The Second Screen Adds Engagement to Super Bowl Ads

After an eventful Super Bowl XLVII, which included two brothers pitted against each other, Beyonce’s halftime show, the power outage, and the 49ers (almost) rallying, today it’s all about recapping the ads. According to Ad Age, fans eagerly awaiting the 2013 ads were not looking to connect with a brand; rather audiences simply wanted to be entertained. The entertainment this year was brought to audiences by extending the ads onto a second screen. For example, the Coca-Cola Mirage ads added in some humorous competition plus engaged audiences via mobile. As MediaPost points out, we might start seeing more of the creative and engaging side of the Super Bowl ads taking place on a second screen. The first screen might then be used as a teaser to encourage user involvement.

The key to asking audiences to engage further with your brand on a second screen is being sure the payoff is enough. For the Coca-Cola Mirage campaign, users were able to not only vote for their preferred team, but also were able to sabotage the opposition. This addition cleverly turned the ad from a poll to a game and heightened the personalization for players.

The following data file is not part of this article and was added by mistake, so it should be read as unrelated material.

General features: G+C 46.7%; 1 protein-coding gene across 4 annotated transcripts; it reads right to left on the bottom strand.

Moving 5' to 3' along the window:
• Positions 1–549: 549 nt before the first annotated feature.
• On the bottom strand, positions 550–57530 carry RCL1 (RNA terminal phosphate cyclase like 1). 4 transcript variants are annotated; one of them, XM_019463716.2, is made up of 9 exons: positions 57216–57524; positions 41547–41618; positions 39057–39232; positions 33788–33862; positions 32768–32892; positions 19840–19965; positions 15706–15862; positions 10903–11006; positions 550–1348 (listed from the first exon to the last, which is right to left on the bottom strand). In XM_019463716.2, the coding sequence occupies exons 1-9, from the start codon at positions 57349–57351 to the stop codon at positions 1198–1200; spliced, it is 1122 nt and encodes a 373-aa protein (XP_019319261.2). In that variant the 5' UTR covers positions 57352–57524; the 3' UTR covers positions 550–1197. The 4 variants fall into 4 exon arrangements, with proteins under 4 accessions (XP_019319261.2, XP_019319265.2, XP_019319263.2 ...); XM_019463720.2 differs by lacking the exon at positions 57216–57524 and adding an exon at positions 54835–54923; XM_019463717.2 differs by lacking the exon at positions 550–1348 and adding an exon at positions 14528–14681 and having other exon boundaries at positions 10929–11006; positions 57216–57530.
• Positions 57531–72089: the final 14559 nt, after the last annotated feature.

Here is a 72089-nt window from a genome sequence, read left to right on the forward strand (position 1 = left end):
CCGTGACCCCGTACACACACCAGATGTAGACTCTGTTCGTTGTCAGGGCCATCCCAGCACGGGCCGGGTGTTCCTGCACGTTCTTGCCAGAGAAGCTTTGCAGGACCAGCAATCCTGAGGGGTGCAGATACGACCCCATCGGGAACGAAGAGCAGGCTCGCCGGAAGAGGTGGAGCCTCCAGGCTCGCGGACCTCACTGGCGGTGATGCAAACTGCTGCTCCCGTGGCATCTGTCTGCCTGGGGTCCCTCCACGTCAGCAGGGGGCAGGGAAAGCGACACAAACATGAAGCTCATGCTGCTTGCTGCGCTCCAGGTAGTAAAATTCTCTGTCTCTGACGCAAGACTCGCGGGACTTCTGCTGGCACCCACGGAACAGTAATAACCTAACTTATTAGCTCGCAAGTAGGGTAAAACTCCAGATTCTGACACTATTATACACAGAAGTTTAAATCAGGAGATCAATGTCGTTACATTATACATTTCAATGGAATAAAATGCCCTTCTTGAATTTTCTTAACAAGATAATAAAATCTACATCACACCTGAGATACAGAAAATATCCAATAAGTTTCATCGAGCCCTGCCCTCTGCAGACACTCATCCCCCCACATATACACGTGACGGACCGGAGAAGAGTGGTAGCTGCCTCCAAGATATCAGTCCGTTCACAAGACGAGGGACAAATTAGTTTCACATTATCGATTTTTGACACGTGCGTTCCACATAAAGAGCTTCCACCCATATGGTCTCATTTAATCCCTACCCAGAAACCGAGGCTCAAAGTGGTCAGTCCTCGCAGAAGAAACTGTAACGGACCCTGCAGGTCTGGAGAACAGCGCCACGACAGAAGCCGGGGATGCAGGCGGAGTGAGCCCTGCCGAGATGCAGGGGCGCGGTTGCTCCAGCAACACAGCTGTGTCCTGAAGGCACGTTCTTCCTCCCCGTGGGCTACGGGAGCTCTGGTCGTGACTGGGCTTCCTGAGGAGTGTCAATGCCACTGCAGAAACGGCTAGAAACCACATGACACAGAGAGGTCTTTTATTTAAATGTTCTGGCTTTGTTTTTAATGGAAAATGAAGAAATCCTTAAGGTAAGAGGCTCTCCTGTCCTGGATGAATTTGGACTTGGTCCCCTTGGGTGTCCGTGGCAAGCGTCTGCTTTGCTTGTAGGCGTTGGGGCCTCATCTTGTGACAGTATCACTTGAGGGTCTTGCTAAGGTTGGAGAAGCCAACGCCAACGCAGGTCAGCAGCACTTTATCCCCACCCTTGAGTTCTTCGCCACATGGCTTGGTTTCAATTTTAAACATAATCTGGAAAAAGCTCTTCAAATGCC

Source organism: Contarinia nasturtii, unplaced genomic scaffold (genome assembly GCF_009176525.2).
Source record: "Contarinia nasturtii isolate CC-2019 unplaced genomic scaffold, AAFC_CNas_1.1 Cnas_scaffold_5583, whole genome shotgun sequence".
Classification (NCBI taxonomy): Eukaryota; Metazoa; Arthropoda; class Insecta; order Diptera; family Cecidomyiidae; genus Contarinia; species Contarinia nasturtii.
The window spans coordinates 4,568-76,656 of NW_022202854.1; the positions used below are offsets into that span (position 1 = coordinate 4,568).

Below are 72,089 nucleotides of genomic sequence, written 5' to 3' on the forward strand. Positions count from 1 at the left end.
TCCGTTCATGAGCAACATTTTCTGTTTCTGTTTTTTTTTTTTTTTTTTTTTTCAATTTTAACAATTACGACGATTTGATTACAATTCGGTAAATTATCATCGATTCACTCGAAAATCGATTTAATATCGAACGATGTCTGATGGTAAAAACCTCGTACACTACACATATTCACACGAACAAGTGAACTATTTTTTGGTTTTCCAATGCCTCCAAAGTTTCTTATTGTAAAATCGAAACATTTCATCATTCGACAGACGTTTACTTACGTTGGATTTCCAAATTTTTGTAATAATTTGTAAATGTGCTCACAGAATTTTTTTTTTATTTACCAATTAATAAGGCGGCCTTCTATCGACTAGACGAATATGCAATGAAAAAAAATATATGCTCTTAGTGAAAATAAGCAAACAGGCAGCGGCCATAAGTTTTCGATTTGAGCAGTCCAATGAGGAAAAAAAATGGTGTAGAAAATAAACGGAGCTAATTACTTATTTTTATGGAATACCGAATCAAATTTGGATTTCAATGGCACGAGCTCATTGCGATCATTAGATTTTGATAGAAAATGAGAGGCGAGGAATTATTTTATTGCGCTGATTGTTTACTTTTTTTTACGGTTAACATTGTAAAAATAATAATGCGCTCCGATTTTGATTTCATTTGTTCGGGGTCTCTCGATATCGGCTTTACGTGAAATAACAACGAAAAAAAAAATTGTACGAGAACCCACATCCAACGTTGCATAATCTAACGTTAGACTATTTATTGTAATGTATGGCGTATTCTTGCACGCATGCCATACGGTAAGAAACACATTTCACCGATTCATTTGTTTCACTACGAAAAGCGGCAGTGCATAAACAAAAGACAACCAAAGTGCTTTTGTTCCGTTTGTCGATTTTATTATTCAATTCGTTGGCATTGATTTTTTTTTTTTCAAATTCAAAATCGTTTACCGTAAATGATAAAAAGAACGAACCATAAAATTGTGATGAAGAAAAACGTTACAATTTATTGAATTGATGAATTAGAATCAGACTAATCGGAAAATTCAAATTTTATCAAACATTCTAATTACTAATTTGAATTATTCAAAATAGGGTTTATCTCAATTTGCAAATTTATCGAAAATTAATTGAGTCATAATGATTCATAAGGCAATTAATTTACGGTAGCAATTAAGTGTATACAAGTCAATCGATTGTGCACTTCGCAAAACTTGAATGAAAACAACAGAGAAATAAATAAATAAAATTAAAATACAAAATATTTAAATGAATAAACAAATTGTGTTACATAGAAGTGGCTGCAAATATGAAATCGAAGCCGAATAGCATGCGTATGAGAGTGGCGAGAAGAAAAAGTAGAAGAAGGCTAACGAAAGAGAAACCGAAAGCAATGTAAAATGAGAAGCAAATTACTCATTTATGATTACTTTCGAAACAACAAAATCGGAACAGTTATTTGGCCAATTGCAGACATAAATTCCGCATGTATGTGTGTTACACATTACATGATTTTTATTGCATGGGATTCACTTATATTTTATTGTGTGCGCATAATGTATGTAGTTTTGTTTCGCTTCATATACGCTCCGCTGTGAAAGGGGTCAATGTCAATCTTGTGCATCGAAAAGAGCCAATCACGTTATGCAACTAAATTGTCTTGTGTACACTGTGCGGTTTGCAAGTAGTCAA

Overall, using mobile might be the future of drawing audiences’ attention during the Super Bowl. The potential for personalization, along with a choose your own adventure component also sets brands up nicely for follow-up engagement with consumers.

In the end, the audience chose the Showgirls to win the race for the Coke, but there is a lot of discussion about which ads stole the show. Which ads were your favorites for Super Bowl XLVII?